‘Resistance’ is, first, about discerning “the nature of the myriad enemies of the mind, body and spirit with which we are being confronted in the current milieu” and to learn how to stand for “transparency and integrity in the face of massive assaults on our fundamental humanity”.

‘Resilience’ needs to be cultivated physically, emotionally and spiritually as an “essential life skill” in the face of increasing dangers and uncertainties in our communities and world.

‘Regeneration’ is about committing “to living lives of regeneration in all stages, even in what could be the terminal one”. If humanity is destined to vanish, “what matters most is not the outcome of our efforts, but rather, our inmost intention”.

Savage Grace is built around five main chapters. The first, Kali Takes America, explores the image of a country archetypally possessed by the dark side of the destroyer/creator goddess. Here ‘reconnection’ is about finding transformative possibilities within this predicament. The adoption of Savage Grace as the title owes something to this. Here the authors cite the work of Vera de Chalambert, which can also be found on https://youtube.com/results?search_query=vera+de+chalambert+kali/

The second chapter, Resisting the Modern Face of Fascism in the Age of Trump contains most of the social and political analysis offered in this book. It usefully draws on a 14-point list, devised by Umberto Eco in the 1990’s. on what ‘Fascism’ can be usefully thought to mean, and what makes it dangerous and wrong, given that it will look different in every incarnation, depending on time and leadership. (Eco grew up under Mussolini.) For strategies of resistance, they draw on Naomi Klein’s No Is Not Enough*, already published by the time Savage Grace was completed.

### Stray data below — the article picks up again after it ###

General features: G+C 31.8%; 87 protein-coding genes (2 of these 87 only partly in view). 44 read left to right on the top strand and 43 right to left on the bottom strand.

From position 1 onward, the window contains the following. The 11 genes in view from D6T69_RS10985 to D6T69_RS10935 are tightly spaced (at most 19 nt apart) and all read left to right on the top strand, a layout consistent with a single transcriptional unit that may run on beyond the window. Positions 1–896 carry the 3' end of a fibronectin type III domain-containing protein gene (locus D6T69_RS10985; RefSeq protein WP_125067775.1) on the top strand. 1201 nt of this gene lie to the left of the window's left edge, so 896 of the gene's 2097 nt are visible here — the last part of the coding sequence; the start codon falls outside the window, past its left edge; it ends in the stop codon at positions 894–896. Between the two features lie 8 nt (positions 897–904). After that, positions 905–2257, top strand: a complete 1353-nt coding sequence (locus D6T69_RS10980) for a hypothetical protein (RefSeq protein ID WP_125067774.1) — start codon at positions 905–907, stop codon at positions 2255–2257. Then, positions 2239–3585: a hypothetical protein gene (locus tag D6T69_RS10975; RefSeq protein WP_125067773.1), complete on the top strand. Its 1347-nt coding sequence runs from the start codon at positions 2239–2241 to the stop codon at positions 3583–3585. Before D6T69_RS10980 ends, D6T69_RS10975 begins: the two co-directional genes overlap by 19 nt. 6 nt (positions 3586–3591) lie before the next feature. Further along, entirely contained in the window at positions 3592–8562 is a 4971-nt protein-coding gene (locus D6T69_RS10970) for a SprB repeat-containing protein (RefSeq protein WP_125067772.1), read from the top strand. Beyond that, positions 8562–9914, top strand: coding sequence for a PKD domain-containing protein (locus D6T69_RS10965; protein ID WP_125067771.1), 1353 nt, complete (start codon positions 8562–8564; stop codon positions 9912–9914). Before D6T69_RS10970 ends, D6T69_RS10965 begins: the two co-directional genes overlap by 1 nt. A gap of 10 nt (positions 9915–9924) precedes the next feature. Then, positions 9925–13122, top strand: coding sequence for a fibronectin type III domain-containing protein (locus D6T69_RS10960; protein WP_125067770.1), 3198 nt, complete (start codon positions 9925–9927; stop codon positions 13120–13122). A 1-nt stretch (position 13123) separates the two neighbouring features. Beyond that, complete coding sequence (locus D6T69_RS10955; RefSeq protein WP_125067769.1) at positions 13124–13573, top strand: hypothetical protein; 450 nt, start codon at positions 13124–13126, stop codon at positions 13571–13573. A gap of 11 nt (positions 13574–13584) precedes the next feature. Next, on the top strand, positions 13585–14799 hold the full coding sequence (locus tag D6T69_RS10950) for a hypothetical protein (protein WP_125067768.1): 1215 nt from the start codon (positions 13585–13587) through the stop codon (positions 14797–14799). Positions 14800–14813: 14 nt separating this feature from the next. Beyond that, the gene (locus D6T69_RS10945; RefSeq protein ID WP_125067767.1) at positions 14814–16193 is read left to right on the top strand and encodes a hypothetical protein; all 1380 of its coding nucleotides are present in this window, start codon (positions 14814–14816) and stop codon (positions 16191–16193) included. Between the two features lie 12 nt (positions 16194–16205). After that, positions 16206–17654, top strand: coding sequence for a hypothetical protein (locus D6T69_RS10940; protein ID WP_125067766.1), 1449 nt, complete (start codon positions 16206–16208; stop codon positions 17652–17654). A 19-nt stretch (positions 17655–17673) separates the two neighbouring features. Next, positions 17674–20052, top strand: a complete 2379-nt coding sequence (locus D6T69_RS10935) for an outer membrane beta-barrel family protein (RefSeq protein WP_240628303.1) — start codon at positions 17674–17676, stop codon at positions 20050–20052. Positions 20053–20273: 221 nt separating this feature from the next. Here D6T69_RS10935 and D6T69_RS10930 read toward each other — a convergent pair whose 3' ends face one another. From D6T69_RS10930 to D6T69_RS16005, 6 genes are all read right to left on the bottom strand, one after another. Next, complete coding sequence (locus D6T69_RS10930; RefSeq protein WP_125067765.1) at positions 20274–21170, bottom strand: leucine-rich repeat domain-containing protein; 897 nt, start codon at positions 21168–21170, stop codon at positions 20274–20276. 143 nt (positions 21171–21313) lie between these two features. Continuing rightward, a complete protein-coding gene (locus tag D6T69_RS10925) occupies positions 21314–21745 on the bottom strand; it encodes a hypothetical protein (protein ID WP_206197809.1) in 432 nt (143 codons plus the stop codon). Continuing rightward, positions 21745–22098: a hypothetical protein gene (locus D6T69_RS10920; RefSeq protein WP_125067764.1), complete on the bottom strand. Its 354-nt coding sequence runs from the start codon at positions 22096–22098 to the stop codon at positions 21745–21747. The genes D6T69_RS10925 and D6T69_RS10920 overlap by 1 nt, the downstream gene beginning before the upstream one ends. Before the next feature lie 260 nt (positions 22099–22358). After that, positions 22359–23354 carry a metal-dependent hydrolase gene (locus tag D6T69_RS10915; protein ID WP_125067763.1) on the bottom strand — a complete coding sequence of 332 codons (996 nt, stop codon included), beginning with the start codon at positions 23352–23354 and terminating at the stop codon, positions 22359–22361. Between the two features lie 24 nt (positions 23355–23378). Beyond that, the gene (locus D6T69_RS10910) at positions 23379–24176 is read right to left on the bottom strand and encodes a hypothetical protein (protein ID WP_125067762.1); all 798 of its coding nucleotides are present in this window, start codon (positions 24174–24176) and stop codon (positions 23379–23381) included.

The remaining chapters are entitled Living Resiliently Amid Global Psychosis; Regeneration: the Legacy of Love in Action; and Celebrating Reconnection, Resistance, Resilience and Regeneration. These explore the building of psycho-spiritual resources at the personal, interpersonal and collective levels, and can be successfully accomplished only by looking at our own shadow sides. Otherwise we simply project them on to our opponents.

Savage Grace is written with urgency by authors who have been addressing its core themes for many years. I highly recommend it to anyone who acknowledges the personal and political, inner and outer, mundane and spiritual realms as facets of one interconnected life. No convenient compartmentalizing here. Savage Grace is a document for our historical moment. It asks readers to reflect on where we stand and how we are responding.

 Andrew Harvey and Carolyn Baker Savage Grace: Living Resiliently in the Dark Night of the Globe. Bloomington, IN: iUniverse, 2017 . (Foreword by Matthew Fox)

For further information about the authors see: www.andrewharvey.net/sacred-activism/  and https://carolynbaker.net/

*Naomi Klein No Is Not Enough: Defeating the New Shock Politics Penguin Random House UK, 2017

MODRON AND MABON: A VISION

An absence untouched by narrative. Or, perhaps, original presence as an unnameable intimacy of experiencing. Undivided, it cannot know itself as object.

As if ‘then’, there is an appearance of appearances. The knowing of a primal mist and mirk, shot through with luminous flashes. It seems to spread through a dawning space and time which are still malleable, not yet settled or regulated.

Aeons pass, and figures step out of the mist. They emerge into a pale and heart-breaking winter light, softened by gentle rain. There are evergreen leaves and tiny sparkles of light, offered as watery reflections.

The people – there are two of them – come like refugees, suitably attired for the North. One is the Mother of All, here known as Modron, the destined Kali of a cool ambiguous land. The other is Mabon, her magical child. Their purpose here is to remind people of who they really are.

The Modron will not hold her human form for long. She will dissolve into the landscape and the elements, though her energy will still move through them. The Mabon’s task, no small one, is to stand by the Mother, to enjoy her gifts, and to show the way home.